On the fourth hand of the final table, the crowd got even louder as the first all-in confrontation took place. Ben Lamb shoved with ace-nine suited out of the big blind against Jack Sinclair who had opened from the button. Sinclair called with ace-queen, which held up through the flop, turn and river. Lamb was the first player out and took home $1 million for his ninth-place finish. The high-stakes poker pro finished third place in this event in 2011 for $4,021,138.
"I thought I played really well. So I'm not going to beat myself up about any of that."
"My plan was basically to pick up a hand against Jack because I thought he was going to be raising," Lamb said in his exit interview. "I picked up ace-nine suited with a little over 20 big blinds and felt great about it. "When he snap-called I was pretty sure I was dead to three outs."
On making a second final table in the Main Event in six years, Lamb said the thing he'll look back on most is the amount of enjoyment he had the second time around. "I had so much fun in this tournament," he said. "I was happy with all of my plays. I thought I played really well. So I'm not going to beat myself up about any of that."
Another former November Niner, Antoine Saout, was close to being the second player eliminated but escaped when his ten-nine came from behind against the king-eight of Sinclair after all the chips went in preflop. Dan Ott then got a double through Blumstein when his ace-jack held up against Blumstein's queen-ten on a jack-high board, leaving eight players still in contention.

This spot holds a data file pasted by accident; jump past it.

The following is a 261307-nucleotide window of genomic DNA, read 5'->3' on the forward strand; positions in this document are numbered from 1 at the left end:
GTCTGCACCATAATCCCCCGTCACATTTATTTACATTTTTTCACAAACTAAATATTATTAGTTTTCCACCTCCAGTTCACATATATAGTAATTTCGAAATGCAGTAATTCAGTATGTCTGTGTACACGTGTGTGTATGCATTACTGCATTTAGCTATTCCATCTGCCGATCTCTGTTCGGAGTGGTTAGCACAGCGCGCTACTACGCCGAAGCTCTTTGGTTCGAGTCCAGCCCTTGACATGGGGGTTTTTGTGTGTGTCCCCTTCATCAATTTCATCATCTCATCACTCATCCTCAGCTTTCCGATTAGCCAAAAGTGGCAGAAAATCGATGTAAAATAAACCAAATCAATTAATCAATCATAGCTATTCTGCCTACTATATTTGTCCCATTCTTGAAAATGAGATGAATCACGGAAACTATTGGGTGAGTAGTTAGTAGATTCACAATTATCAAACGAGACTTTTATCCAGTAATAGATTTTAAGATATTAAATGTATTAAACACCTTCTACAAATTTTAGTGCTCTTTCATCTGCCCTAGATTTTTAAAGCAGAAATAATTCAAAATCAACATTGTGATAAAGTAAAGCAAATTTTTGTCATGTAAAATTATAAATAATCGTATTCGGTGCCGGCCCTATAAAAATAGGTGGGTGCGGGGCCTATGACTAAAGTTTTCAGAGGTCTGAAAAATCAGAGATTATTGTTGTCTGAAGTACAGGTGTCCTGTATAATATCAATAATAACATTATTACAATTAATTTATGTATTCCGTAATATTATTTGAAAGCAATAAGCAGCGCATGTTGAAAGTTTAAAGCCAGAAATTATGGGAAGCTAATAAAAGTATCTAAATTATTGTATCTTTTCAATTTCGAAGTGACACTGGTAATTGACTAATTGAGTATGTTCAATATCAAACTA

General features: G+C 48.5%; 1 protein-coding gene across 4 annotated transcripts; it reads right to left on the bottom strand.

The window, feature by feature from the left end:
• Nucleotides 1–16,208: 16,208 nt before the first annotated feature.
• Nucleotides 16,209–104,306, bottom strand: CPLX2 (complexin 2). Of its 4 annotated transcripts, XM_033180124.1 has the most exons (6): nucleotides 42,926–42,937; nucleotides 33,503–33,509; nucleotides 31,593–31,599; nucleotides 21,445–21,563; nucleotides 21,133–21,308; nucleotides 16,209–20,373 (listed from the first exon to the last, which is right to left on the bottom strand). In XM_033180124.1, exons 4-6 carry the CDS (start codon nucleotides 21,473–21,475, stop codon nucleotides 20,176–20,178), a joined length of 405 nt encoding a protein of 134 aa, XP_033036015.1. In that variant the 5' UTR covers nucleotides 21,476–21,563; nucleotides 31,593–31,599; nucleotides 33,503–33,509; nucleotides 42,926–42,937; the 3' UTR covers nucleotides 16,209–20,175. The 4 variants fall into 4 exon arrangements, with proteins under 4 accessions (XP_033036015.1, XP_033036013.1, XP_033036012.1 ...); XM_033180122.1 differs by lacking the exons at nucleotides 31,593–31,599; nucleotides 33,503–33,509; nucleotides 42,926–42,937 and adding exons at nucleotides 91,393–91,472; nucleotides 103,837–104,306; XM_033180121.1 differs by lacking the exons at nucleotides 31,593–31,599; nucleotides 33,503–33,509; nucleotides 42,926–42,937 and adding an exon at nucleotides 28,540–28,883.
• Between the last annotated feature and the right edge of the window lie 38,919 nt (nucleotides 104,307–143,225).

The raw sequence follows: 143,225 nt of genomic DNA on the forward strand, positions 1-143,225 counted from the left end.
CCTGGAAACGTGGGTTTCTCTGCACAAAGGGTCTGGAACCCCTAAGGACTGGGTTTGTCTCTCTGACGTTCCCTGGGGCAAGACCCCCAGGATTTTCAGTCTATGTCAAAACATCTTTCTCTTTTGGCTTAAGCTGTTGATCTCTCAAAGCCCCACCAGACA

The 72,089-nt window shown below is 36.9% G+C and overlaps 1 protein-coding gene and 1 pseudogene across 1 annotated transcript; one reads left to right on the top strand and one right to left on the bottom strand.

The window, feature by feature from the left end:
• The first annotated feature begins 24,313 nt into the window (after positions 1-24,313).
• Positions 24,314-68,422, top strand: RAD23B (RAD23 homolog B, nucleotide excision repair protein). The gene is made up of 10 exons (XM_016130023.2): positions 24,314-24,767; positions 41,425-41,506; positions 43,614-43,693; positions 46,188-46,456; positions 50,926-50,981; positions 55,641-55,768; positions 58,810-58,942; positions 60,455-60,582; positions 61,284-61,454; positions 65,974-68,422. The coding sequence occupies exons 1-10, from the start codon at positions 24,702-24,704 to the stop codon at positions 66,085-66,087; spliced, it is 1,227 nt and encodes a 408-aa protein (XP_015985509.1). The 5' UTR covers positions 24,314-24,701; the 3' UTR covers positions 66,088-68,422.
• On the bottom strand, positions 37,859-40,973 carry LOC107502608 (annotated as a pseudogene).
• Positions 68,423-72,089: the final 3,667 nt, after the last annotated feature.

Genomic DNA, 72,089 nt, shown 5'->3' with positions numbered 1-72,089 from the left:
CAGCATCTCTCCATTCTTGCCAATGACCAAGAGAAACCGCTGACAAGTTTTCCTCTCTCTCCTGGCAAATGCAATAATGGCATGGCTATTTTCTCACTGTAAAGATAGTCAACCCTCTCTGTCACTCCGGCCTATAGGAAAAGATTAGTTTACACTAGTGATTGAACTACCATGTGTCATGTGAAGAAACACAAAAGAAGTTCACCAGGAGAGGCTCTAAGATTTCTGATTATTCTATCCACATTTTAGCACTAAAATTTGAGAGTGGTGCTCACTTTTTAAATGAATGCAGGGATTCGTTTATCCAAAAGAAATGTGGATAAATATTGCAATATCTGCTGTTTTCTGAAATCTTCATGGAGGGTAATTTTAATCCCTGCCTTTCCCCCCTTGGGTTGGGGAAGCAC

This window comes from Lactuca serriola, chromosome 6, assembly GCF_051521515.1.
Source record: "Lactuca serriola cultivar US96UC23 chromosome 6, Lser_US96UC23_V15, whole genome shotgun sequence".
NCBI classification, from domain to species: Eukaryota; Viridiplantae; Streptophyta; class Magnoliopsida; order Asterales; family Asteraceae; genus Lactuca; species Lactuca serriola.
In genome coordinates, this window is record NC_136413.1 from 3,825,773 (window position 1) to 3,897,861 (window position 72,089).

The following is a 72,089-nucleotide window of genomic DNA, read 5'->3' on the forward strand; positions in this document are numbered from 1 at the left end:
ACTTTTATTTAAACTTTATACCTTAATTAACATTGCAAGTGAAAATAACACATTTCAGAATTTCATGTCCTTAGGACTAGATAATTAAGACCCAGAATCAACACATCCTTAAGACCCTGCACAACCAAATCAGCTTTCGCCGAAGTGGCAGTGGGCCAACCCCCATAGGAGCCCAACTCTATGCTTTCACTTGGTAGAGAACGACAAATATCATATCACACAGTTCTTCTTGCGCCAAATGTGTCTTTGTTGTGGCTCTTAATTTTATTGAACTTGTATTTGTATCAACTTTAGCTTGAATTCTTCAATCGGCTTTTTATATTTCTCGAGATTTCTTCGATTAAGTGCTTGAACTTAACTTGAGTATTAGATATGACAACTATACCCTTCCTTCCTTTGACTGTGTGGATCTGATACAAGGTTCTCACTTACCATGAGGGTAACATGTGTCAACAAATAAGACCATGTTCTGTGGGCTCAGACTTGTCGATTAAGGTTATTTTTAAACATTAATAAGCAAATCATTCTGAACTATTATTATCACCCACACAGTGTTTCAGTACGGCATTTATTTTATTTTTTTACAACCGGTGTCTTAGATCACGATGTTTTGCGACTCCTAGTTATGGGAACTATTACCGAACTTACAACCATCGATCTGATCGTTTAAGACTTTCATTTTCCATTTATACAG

A short while later, Sinclair ended up on the rail in eighth place. The Englishman moved all in with king-jack suited right into the aces of Bryan Piccioli. The flop brought a king to keep Sinclair hopeful, but the turn and river bricked end Sinclair's run in eighth place for a payout worth $1,200,000.
That pot sent Piccioli back into third position on the leaderboard. The longtime pro felt fortunate to find the premium hand at the right time.